No weather worries for Warbirds

A rare Avro Anson makes a low pass during a practice flight above Wanaka yesterday. Photo by...
A rare Avro Anson makes a low pass during a practice flight above Wanaka yesterday. Photo by Stephen Jaquiery.
Aerial 'rock stars'.
Aerial 'rock stars'.

Contrary to rumours, today's Warbirds Over Wanaka International Airshow has not been cancelled because of bad weather.

Show general manager Ed Taylor expressed his frustration to the Otago Daily Times yesterday at calls he and other show organisers had from people who thought the event had been cancelled.

''They are probably sitting up in Greymouth and Christchurch and Dunedin in 80-knot winds and pouring rain and thinking, 'well Wanaka must be cancelled. They can't be having good weather'.''

While there was low cloud at the start of yesterday's practice day at Wanaka Airport, by midmorning the sun had broken through in places and temperatures were rising.

Confirmation the weather was having no impact on the show came mid-afternoon when three jets completed a loop over the runway - something they could not have done under a low cloud ceiling.

Bad weather further north did strand the Harvard aerobatic team in Auckland, and aerobatic pilot Jurgis Kairys was taking a circuitous route from Auckland to dodge bad weather but was expected to be at the show in time for his performance today.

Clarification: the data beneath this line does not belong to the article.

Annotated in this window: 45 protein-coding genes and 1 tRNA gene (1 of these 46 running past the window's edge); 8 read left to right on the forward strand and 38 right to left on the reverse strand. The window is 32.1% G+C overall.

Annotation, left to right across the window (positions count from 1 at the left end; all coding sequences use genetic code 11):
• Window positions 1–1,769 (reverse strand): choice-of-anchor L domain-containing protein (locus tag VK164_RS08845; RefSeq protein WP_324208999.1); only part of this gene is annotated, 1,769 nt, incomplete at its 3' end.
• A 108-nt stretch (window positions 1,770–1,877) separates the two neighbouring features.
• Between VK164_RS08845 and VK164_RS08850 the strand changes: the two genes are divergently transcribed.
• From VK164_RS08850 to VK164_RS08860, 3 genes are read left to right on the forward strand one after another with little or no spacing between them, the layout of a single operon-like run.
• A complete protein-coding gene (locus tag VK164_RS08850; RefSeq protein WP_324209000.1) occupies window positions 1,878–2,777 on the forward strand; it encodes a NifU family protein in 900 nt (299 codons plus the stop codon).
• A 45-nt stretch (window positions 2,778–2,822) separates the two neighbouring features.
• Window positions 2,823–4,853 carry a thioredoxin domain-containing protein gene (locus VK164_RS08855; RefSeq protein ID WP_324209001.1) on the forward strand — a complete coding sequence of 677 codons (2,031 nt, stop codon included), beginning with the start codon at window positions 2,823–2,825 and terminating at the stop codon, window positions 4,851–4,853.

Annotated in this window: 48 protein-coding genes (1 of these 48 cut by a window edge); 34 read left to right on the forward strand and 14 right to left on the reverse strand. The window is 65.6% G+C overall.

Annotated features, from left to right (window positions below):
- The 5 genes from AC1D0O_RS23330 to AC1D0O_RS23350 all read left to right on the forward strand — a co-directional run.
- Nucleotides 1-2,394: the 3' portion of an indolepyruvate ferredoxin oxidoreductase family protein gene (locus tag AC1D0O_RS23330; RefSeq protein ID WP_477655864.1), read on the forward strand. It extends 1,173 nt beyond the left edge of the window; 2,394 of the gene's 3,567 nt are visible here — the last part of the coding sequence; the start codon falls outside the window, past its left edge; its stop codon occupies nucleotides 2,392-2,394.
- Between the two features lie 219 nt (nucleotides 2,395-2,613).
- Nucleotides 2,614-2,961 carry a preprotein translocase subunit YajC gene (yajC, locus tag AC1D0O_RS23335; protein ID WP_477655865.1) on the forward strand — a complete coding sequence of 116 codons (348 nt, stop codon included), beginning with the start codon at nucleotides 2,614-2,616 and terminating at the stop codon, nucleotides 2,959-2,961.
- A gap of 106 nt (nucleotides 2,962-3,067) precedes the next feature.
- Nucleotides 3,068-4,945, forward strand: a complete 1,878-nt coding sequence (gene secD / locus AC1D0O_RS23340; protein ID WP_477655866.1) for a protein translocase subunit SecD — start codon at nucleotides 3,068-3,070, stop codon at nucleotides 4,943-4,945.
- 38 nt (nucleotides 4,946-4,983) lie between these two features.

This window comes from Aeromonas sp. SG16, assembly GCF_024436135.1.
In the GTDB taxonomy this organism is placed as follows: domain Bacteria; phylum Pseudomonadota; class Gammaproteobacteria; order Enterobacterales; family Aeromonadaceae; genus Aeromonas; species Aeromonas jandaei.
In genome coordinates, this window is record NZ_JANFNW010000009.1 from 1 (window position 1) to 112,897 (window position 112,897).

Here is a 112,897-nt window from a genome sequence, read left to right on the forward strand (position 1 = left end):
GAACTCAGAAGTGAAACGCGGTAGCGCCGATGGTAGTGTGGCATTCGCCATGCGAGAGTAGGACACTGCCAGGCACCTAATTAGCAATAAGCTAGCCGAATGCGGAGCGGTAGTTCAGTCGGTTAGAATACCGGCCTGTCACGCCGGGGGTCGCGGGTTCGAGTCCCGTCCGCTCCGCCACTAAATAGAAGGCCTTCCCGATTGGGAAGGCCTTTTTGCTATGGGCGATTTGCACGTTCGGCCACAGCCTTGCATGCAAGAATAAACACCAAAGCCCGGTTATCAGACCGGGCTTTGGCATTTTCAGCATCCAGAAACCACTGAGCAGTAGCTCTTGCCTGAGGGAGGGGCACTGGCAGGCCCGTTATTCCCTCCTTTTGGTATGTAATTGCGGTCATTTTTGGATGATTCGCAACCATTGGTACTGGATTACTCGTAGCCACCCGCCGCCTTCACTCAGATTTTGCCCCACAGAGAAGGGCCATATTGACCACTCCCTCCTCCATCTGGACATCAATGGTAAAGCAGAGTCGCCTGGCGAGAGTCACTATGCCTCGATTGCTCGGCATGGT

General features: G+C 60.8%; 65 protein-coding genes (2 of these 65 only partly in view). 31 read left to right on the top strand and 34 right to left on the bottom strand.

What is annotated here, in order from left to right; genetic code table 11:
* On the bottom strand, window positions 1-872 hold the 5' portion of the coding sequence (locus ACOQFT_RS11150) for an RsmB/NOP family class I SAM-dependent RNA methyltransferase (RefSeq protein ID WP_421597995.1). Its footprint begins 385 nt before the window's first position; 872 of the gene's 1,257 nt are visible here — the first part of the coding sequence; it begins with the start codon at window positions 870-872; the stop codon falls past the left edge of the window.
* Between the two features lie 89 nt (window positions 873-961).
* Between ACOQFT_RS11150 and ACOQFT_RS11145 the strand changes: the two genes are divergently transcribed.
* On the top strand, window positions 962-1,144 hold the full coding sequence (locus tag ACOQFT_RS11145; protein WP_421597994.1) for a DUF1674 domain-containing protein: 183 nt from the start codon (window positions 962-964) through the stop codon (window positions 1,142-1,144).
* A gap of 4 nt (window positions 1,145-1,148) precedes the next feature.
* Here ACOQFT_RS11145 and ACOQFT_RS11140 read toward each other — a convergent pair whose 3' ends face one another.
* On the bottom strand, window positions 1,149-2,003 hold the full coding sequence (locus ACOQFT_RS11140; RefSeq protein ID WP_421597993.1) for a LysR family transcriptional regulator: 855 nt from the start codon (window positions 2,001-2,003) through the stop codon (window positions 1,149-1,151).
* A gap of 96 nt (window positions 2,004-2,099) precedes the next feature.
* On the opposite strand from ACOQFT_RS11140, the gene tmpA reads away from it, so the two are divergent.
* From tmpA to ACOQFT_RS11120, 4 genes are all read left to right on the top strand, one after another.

Mr Taylor estimated 7000 to 8000 people attended the practice day.

A ''dogfight'' over Lake Wanaka, involving six World War 1 replicas, went off without a hitch

yesterday evening in front of thousands of spectators lining the lakeshore.

The term ''dogfight'' was used because it was ''a duel to the death between two opponents'', she said.

The young pilots in their Aircos, Nieuports and Sopwith Camels, used to have a three-week life expectancy and were not even issued with parachutes.

''The Air Ministry thought that if they gave pilots parachutes they might use them and jump out of a very valuable aeroplane before they began aerial combat.''

In their very flammable aircraft, and usually covered in oil themselves, the pilots had three options if they caught fire.

One was to stay with the aircraft, one was to jump and the other was to use the revolver they had been issued with.

The dogfight will be repeated at the show today and tomorrow.



Add a Comment